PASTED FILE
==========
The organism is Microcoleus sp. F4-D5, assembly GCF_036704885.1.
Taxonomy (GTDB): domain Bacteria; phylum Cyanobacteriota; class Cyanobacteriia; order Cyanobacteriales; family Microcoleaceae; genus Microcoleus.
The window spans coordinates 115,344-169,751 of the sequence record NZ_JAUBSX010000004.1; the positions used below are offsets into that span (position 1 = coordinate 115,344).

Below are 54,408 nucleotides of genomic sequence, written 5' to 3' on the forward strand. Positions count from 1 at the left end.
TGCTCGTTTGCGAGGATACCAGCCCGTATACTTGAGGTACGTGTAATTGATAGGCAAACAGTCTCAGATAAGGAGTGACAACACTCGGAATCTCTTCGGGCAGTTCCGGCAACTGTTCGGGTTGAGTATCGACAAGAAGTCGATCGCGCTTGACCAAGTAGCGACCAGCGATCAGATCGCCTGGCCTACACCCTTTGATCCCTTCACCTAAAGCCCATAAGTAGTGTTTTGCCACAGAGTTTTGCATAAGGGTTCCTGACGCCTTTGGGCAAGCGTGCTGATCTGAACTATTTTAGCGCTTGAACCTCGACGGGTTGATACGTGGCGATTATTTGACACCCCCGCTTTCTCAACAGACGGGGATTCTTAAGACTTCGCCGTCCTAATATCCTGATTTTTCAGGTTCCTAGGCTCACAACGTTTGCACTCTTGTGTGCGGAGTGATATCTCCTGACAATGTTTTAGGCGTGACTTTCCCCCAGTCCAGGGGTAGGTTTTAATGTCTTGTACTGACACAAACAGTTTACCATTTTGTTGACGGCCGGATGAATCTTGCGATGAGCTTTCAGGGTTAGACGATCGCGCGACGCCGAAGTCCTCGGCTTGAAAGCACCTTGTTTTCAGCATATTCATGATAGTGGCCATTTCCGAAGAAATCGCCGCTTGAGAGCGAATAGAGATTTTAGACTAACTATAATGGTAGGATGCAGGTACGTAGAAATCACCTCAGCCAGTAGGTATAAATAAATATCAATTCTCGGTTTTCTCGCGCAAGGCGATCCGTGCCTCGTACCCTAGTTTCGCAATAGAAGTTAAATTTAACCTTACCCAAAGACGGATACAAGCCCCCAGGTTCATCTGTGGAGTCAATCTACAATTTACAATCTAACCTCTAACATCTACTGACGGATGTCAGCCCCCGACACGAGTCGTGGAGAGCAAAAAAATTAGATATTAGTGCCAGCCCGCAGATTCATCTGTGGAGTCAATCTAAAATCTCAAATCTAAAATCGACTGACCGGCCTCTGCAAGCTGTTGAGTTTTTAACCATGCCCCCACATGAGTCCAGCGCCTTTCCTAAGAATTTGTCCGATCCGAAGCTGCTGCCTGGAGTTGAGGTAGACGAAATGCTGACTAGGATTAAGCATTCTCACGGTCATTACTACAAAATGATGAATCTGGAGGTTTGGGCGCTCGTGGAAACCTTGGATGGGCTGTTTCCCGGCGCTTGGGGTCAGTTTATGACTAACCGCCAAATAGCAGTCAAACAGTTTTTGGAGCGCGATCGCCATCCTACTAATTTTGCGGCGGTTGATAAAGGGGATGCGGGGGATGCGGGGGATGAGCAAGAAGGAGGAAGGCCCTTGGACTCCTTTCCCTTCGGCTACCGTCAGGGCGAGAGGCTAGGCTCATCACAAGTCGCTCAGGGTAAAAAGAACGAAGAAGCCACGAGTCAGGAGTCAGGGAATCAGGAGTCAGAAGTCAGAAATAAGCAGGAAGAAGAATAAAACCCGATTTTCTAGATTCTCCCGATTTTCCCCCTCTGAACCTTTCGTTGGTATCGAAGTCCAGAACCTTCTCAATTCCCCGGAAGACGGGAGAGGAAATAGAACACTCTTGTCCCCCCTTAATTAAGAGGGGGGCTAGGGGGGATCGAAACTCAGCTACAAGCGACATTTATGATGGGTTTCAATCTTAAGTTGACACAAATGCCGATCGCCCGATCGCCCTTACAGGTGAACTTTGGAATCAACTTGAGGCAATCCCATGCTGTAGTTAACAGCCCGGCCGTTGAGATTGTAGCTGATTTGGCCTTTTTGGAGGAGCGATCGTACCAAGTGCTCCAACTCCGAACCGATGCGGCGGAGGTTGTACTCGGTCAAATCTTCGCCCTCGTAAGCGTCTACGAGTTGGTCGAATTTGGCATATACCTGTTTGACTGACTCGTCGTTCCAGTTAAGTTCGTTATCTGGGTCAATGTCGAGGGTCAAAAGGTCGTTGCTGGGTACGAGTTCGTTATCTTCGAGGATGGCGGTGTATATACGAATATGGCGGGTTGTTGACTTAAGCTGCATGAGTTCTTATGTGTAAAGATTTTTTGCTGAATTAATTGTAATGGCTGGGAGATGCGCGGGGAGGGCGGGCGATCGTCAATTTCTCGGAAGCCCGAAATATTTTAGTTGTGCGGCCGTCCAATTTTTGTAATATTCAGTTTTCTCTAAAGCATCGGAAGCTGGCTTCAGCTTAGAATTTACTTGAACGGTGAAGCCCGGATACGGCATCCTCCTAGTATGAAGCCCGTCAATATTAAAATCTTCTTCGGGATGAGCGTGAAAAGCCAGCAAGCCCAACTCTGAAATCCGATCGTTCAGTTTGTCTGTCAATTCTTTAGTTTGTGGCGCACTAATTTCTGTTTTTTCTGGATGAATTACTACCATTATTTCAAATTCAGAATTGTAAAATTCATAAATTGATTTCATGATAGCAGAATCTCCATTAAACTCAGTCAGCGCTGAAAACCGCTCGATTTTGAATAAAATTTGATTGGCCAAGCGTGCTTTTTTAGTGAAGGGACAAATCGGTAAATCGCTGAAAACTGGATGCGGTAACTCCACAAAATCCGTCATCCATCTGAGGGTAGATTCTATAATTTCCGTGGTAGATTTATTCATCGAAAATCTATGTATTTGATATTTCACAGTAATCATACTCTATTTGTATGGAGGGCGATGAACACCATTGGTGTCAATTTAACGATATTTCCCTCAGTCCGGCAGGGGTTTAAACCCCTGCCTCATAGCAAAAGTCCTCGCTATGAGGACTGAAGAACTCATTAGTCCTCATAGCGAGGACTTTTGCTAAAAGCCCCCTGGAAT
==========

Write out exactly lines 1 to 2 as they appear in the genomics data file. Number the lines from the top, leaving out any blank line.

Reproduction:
The organism is Microcoleus sp. F4-D5, assembly GCF_036704885.1.
Taxonomy (GTDB): domain Bacteria; phylum Cyanobacteriota; class Cyanobacteriia; order Cyanobacteriales; family Microcoleaceae; genus Microcoleus.